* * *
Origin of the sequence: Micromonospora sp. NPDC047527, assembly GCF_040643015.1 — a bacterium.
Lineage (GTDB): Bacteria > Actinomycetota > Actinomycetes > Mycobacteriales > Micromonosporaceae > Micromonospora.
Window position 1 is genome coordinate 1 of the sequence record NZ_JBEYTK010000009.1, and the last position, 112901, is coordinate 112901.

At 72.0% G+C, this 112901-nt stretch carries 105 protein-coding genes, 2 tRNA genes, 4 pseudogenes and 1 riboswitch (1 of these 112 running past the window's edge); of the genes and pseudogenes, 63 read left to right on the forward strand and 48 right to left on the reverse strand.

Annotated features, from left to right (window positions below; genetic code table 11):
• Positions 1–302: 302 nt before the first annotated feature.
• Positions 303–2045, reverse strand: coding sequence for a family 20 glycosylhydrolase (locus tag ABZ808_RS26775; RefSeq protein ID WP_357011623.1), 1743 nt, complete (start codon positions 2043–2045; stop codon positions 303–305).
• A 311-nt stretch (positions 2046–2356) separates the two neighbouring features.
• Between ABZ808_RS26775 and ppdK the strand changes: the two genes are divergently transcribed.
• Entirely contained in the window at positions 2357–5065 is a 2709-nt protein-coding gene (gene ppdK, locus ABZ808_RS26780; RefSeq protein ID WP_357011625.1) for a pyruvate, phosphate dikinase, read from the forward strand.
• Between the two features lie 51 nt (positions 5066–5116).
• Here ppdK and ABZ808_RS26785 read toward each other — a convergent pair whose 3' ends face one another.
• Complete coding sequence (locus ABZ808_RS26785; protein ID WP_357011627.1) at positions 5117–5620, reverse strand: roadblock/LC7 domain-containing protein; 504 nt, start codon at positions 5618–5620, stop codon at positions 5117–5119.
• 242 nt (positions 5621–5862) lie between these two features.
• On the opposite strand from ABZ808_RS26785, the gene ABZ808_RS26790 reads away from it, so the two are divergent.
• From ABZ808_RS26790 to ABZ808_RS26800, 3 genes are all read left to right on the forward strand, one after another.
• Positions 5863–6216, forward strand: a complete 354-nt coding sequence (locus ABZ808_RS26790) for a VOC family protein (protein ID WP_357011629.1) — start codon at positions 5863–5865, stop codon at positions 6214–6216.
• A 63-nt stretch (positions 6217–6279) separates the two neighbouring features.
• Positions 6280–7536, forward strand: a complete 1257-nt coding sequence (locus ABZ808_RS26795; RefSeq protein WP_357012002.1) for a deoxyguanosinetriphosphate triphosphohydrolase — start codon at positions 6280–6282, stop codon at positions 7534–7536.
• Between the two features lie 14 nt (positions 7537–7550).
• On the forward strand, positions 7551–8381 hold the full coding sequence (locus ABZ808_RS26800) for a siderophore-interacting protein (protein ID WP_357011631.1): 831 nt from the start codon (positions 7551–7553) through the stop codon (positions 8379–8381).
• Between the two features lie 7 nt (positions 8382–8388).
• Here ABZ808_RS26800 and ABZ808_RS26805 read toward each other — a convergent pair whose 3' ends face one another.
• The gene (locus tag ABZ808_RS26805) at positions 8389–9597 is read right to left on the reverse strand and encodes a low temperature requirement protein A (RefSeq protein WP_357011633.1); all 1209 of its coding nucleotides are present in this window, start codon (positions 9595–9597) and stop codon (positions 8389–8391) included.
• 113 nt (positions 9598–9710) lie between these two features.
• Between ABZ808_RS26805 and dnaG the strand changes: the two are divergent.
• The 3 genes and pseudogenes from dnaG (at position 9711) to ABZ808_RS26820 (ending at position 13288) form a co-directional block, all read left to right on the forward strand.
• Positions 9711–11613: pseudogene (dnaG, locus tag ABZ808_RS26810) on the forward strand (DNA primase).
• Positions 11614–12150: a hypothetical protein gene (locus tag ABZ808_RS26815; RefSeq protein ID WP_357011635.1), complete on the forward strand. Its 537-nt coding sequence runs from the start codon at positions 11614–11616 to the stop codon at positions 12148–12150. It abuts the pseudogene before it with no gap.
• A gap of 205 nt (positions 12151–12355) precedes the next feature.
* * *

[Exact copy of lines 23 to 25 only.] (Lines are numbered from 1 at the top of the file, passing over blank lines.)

• Here ABZ808_RS26800 and ABZ808_RS26805 read toward each other — a convergent pair whose 3' ends face one another.
• The gene (locus tag ABZ808_RS26805) at positions 8389–9597 is read right to left on the reverse strand and encodes a low temperature requirement protein A (RefSeq protein WP_357011633.1); all 1209 of its coding nucleotides are present in this window, start codon (positions 9595–9597) and stop codon (positions 8389–8391) included.
• 113 nt (positions 9598–9710) lie between these two features.